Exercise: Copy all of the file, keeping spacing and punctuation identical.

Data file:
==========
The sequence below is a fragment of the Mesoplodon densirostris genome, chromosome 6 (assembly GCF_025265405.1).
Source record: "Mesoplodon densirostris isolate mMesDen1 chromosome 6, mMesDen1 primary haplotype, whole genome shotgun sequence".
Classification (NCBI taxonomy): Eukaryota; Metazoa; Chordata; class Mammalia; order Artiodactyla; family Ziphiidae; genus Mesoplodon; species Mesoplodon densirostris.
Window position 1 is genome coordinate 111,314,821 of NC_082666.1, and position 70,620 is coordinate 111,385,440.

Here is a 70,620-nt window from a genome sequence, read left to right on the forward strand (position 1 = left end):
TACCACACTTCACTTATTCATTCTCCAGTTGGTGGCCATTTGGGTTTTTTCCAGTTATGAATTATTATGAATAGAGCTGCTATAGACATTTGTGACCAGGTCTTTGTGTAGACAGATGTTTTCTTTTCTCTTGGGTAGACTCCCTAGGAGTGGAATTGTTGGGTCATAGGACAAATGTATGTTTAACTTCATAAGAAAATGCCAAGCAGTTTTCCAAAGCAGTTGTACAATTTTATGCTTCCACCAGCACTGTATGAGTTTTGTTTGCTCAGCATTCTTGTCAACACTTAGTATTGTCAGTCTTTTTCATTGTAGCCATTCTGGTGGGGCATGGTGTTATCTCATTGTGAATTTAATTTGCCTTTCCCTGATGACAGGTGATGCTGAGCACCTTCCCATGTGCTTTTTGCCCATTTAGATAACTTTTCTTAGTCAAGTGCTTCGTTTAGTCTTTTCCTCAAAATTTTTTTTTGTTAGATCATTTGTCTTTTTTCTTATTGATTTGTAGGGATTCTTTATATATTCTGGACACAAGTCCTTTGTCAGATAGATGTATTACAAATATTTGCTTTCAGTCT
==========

The sequence below is a fragment of the Mesoplodon densirostris genome, chromosome 6 (assembly GCF_025265405.1).
Source record: "Mesoplodon densirostris isolate mMesDen1 chromosome 6, mMesDen1 primary haplotype, whole genome shotgun sequence".
Classification (NCBI taxonomy): Eukaryota; Metazoa; Chordata; class Mammalia; order Artiodactyla; family Ziphiidae; genus Mesoplodon; species Mesoplodon densirostris.
Window position 1 is genome coordinate 111,314,821 of NC_082666.1, and position 70,620 is coordinate 111,385,440.

Here is a 70,620-nt window from a genome sequence, read left to right on the forward strand (position 1 = left end):
TACCACACTTCACTTATTCATTCTCCAGTTGGTGGCCATTTGGGTTTTTTCCAGTTATGAATTATTATGAATAGAGCTGCTATAGACATTTGTGACCAGGTCTTTGTGTAGACAGATGTTTTCTTTTCTCTTGGGTAGACTCCCTAGGAGTGGAATTGTTGGGTCATAGGACAAATGTATGTTTAACTTCATAAGAAAATGCCAAGCAGTTTTCCAAAGCAGTTGTACAATTTTATGCTTCCACCAGCACTGTATGAGTTTTGTTTGCTCAGCATTCTTGTCAACACTTAGTATTGTCAGTCTTTTTCATTGTAGCCATTCTGGTGGGGCATGGTGTTATCTCATTGTGAATTTAATTTGCCTTTCCCTGATGACAGGTGATGCTGAGCACCTTCCCATGTGCTTTTTGCCCATTTAGATAACTTTTCTTAGTCAAGTGCTTCGTTTAGTCTTTTCCTCAAAATTTTTTTTTGTTAGATCATTTGTCTTTTTTCTTATTGATTTGTAGGGATTCTTTATATATTCTGGACACAAGTCCTTTGTCAGATAGATGTATTACAAATATTTGCTTTCAGTCT